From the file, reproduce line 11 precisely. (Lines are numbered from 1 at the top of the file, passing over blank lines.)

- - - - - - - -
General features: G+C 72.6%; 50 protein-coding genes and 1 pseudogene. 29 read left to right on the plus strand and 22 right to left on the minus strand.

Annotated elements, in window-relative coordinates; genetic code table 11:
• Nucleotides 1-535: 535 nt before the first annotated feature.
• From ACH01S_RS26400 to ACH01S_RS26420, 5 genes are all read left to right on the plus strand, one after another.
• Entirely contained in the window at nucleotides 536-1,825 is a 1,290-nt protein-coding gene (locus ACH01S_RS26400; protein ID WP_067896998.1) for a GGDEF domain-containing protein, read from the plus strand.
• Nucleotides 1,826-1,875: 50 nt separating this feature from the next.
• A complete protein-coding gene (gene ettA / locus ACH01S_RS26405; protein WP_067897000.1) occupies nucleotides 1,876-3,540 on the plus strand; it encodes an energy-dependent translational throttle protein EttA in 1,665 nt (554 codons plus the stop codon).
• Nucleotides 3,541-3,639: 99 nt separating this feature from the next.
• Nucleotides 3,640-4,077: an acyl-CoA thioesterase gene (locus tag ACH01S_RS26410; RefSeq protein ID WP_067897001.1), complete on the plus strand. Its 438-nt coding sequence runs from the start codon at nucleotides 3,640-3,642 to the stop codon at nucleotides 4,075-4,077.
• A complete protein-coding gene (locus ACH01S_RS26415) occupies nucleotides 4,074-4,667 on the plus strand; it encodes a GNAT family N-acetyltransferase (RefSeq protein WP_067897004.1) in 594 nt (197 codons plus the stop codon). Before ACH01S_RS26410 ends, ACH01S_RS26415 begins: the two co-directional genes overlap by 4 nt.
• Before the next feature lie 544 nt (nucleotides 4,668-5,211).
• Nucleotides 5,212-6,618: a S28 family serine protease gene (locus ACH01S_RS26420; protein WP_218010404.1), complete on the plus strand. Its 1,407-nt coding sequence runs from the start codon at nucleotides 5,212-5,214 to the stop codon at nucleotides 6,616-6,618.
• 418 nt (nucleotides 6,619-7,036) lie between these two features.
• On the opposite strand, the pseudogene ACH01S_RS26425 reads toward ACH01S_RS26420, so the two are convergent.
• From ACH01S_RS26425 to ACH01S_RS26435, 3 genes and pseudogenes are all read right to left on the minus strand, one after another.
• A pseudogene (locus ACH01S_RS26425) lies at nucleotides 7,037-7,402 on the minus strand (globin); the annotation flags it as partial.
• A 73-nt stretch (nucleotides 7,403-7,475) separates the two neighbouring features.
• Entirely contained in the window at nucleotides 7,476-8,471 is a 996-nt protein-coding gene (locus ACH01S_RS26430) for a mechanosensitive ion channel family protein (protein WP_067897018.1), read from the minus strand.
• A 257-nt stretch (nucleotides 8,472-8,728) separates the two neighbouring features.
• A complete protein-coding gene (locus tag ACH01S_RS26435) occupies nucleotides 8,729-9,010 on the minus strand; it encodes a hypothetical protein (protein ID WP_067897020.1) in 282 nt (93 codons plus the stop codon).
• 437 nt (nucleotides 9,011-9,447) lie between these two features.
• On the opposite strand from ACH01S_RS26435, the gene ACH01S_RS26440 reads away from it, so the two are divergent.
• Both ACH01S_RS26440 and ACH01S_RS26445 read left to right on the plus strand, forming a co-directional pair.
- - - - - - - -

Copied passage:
• Before the next feature lie 544 nt (nucleotides 4,668-5,211).